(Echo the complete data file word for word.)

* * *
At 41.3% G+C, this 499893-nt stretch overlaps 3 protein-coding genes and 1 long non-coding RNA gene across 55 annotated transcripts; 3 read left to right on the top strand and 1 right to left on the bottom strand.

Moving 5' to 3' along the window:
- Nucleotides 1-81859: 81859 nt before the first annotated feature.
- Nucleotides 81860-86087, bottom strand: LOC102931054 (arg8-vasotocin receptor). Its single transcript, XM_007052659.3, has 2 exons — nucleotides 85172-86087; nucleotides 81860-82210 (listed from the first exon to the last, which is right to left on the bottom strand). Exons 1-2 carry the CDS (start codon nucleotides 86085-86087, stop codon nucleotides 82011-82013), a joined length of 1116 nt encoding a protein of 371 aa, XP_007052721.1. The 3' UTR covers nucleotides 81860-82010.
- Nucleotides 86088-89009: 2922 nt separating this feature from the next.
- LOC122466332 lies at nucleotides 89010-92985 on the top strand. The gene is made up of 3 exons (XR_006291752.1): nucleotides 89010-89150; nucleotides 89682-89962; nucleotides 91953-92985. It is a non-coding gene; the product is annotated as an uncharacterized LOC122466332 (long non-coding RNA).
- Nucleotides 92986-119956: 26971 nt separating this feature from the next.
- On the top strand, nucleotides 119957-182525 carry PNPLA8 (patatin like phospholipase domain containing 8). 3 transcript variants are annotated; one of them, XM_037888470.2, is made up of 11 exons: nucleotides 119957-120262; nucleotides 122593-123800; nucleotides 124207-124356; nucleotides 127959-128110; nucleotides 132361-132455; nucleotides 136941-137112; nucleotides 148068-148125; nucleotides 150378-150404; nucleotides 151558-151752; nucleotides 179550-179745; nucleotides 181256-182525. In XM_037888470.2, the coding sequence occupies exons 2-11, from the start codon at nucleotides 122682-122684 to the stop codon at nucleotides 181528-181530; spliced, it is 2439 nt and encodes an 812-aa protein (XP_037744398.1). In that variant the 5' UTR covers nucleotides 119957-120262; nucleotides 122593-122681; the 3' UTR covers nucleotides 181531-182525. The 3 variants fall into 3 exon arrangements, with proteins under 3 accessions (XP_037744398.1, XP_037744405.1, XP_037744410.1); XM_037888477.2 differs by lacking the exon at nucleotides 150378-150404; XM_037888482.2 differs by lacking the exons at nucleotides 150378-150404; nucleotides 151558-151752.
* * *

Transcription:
At 41.3% G+C, this 499893-nt stretch overlaps 3 protein-coding genes and 1 long non-coding RNA gene across 55 annotated transcripts; 3 read left to right on the top strand and 1 right to left on the bottom strand.

Moving 5' to 3' along the window:
- Nucleotides 1-81859: 81859 nt before the first annotated feature.
- Nucleotides 81860-86087, bottom strand: LOC102931054 (arg8-vasotocin receptor). Its single transcript, XM_007052659.3, has 2 exons — nucleotides 85172-86087; nucleotides 81860-82210 (listed from the first exon to the last, which is right to left on the bottom strand). Exons 1-2 carry the CDS (start codon nucleotides 86085-86087, stop codon nucleotides 82011-82013), a joined length of 1116 nt encoding a protein of 371 aa, XP_007052721.1. The 3' UTR covers nucleotides 81860-82010.
- Nucleotides 86088-89009: 2922 nt separating this feature from the next.
- LOC122466332 lies at nucleotides 89010-92985 on the top strand. The gene is made up of 3 exons (XR_006291752.1): nucleotides 89010-89150; nucleotides 89682-89962; nucleotides 91953-92985. It is a non-coding gene; the product is annotated as an uncharacterized LOC122466332 (long non-coding RNA).
- Nucleotides 92986-119956: 26971 nt separating this feature from the next.
- On the top strand, nucleotides 119957-182525 carry PNPLA8 (patatin like phospholipase domain containing 8). 3 transcript variants are annotated; one of them, XM_037888470.2, is made up of 11 exons: nucleotides 119957-120262; nucleotides 122593-123800; nucleotides 124207-124356; nucleotides 127959-128110; nucleotides 132361-132455; nucleotides 136941-137112; nucleotides 148068-148125; nucleotides 150378-150404; nucleotides 151558-151752; nucleotides 179550-179745; nucleotides 181256-182525. In XM_037888470.2, the coding sequence occupies exons 2-11, from the start codon at nucleotides 122682-122684 to the stop codon at nucleotides 181528-181530; spliced, it is 2439 nt and encodes an 812-aa protein (XP_037744398.1). In that variant the 5' UTR covers nucleotides 119957-120262; nucleotides 122593-122681; the 3' UTR covers nucleotides 181531-182525. The 3 variants fall into 3 exon arrangements, with proteins under 3 accessions (XP_037744398.1, XP_037744405.1, XP_037744410.1); XM_037888477.2 differs by lacking the exon at nucleotides 150378-150404; XM_037888482.2 differs by lacking the exons at nucleotides 150378-150404; nucleotides 151558-151752.